Opinion: Taking the next step after New York City’s Intensive Mobile Treatment initiative

Seeking an information-seeking and constructive approach to deliver results

John MacIntosh is the managing partner of SeaChange Capital Partners.

John MacIntosh is the managing partner of SeaChange Capital Partners. (Photo courtesy of SeaChange Capital Partners)

After reading last week’s New York Times article about the Intensive Mobile Treatment Initiative to treat severely mentally ill people on the streets and New York City Comptroller Brad Lander’s associated audit and e-blast I was left wondering why the city doesn’t just drop IMT and adopt a program I’ve read about that seems effective. A program where a majority of those who start homeless are housed; only 2% of the housed lose their housing; two-thirds receive treatment most of the time; three-quarters take their meds, and only 20% are re-incarcerated.

This other program I’ve described sounds like a success versus IMT, right? But I’ve tricked you because the program I just described is IMT and the results I listed above come straight from the appendix in the comptroller’s audit.

So, is IMT a success as my reading of the appendix suggests? Is it a “mixed success” (per the audit), “increasingly failing” (per the later e-blast), or a failure (implicit in the New York Times reporting)? Or is IMT actually “a uniquely effective program” as it was characterized to me by the leader of a nonprofit that delivers the program?

The simple answer is that we have no idea. Nothing in the audit gives us even the slightest clue. Worse yet, we would probably still be clueless even if the audit recommendations were adopted since they are so focused on reporting, reviewing, and submitting information about activities. On its own, reporting on activities does nothing to understand results let alone make them better. (A better speedometer does not help a car go faster and it says nothing about how fast the car could go.) In fact, there is a possibility that more reporting could make outcomes worse if it consumes time and money that would otherwise have been spent on the program.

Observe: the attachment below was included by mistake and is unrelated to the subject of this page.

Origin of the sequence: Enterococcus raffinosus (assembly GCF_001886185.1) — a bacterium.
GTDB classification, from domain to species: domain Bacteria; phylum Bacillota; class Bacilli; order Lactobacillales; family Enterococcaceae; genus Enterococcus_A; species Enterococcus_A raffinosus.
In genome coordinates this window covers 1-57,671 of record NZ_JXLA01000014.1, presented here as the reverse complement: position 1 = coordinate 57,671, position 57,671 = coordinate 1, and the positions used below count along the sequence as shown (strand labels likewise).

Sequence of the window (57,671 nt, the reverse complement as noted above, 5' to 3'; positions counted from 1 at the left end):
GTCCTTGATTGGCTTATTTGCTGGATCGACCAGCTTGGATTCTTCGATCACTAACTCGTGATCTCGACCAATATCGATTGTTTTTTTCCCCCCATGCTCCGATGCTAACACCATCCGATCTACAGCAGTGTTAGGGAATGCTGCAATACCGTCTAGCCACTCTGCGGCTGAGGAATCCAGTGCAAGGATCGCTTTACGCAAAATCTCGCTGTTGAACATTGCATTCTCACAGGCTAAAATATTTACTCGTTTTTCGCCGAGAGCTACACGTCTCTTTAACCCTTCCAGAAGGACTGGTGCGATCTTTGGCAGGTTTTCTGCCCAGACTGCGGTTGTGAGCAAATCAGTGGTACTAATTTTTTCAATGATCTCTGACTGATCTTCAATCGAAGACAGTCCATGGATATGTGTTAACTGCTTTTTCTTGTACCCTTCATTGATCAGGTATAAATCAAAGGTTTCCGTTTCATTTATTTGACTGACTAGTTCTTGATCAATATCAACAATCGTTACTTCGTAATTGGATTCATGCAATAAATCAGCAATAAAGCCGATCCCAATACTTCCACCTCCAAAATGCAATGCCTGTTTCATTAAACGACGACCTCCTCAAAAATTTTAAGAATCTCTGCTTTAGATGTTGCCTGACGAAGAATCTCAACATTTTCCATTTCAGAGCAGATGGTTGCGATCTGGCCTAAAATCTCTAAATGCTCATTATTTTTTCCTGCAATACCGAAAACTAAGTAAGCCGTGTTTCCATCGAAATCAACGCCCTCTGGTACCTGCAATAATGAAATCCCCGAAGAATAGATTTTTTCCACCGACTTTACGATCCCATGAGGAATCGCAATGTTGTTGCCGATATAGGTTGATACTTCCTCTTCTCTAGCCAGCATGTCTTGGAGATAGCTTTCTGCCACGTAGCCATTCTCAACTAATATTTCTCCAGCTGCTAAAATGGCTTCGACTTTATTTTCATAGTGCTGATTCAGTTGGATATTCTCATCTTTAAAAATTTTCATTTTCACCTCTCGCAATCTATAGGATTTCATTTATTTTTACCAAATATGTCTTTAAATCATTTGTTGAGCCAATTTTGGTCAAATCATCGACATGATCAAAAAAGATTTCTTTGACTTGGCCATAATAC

None of this is news to nonprofit leaders. None of this is specific to the IMT program. But it is still a depressing reminder of how little difference the entire lather-rinse-repeat cycle – journalists investigate a high-profile issue and generalize (maybe fairly, maybe not) from a small number of incidents; public officials get defensive and issue (or reissue) reports that blame some agency (in this case DOHMH); the agency adds incremental reporting burdens (without incremental financial support) on its nonprofit partners – makes to the lives of real New Yorkers. Everybody involved knows this, yet they each have their assigned role to play.

Instead of backward-looking, accusatory, reporting-obsessed audits, I dream of future-looking, constructive, outcome-focused reviews that could lead to better results. My dreamed-of-reviews would cover five elements: reporting, baselining, systems, incentives, and context.

  1. Reporting: Government agencies must monitor how tax dollars are being spent so a review needs to ensure that the reporting is useful, timely, and adhered to. But the analysis of the reporting should not focus only on adherence, but also on relevance and practicality which raises the possibility that a review could recommend reduced reporting in certain instances. The reporting should clearly distinguish activities from outcomes.